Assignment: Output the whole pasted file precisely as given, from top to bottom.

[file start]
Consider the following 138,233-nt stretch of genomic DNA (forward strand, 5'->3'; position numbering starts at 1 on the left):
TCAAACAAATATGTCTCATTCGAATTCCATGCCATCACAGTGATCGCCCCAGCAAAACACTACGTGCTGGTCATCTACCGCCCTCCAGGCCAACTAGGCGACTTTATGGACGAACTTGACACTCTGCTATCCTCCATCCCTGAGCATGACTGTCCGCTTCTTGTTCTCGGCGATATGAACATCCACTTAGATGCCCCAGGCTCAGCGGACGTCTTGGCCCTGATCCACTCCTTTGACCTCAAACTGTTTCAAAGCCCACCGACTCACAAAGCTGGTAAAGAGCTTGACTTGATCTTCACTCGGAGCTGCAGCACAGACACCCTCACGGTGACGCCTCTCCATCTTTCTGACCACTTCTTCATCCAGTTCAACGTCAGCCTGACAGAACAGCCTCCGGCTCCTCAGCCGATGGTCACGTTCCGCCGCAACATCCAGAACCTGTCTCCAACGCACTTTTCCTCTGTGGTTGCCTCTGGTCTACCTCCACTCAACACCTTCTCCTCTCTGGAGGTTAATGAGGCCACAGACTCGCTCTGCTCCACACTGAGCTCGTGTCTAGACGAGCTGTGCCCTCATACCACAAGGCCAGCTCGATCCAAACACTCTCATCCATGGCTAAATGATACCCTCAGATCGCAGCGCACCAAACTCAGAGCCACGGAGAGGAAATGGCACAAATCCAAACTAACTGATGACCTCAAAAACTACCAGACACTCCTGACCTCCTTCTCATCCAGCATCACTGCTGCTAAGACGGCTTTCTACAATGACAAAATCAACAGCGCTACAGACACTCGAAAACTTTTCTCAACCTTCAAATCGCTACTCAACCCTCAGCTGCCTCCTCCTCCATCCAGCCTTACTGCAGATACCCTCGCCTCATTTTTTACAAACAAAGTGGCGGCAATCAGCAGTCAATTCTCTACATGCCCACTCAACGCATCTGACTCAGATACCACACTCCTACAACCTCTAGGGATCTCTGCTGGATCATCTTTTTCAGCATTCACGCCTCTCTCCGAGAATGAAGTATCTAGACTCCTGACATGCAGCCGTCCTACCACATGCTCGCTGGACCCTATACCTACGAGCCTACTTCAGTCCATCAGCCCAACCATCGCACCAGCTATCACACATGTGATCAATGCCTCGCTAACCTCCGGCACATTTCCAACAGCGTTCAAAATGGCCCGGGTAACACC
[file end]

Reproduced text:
Consider the following 138,233-nt stretch of genomic DNA (forward strand, 5'->3'; position numbering starts at 1 on the left):
TCAAACAAATATGTCTCATTCGAATTCCATGCCATCACAGTGATCGCCCCAGCAAAACACTACGTGCTGGTCATCTACCGCCCTCCAGGCCAACTAGGCGACTTTATGGACGAACTTGACACTCTGCTATCCTCCATCCCTGAGCATGACTGTCCGCTTCTTGTTCTCGGCGATATGAACATCCACTTAGATGCCCCAGGCTCAGCGGACGTCTTGGCCCTGATCCACTCCTTTGACCTCAAACTGTTTCAAAGCCCACCGACTCACAAAGCTGGTAAAGAGCTTGACTTGATCTTCACTCGGAGCTGCAGCACAGACACCCTCACGGTGACGCCTCTCCATCTTTCTGACCACTTCTTCATCCAGTTCAACGTCAGCCTGACAGAACAGCCTCCGGCTCCTCAGCCGATGGTCACGTTCCGCCGCAACATCCAGAACCTGTCTCCAACGCACTTTTCCTCTGTGGTTGCCTCTGGTCTACCTCCACTCAACACCTTCTCCTCTCTGGAGGTTAATGAGGCCACAGACTCGCTCTGCTCCACACTGAGCTCGTGTCTAGACGAGCTGTGCCCTCATACCACAAGGCCAGCTCGATCCAAACACTCTCATCCATGGCTAAATGATACCCTCAGATCGCAGCGCACCAAACTCAGAGCCACGGAGAGGAAATGGCACAAATCCAAACTAACTGATGACCTCAAAAACTACCAGACACTCCTGACCTCCTTCTCATCCAGCATCACTGCTGCTAAGACGGCTTTCTACAATGACAAAATCAACAGCGCTACAGACACTCGAAAACTTTTCTCAACCTTCAAATCGCTACTCAACCCTCAGCTGCCTCCTCCTCCATCCAGCCTTACTGCAGATACCCTCGCCTCATTTTTTACAAACAAAGTGGCGGCAATCAGCAGTCAATTCTCTACATGCCCACTCAACGCATCTGACTCAGATACCACACTCCTACAACCTCTAGGGATCTCTGCTGGATCATCTTTTTCAGCATTCACGCCTCTCTCCGAGAATGAAGTATCTAGACTCCTGACATGCAGCCGTCCTACCACATGCTCGCTGGACCCTATACCTACGAGCCTACTTCAGTCCATCAGCCCAACCATCGCACCAGCTATCACACATGTGATCAATGCCTCGCTAACCTCCGGCACATTTCCAACAGCGTTCAAAATGGCCCGGGTAACACC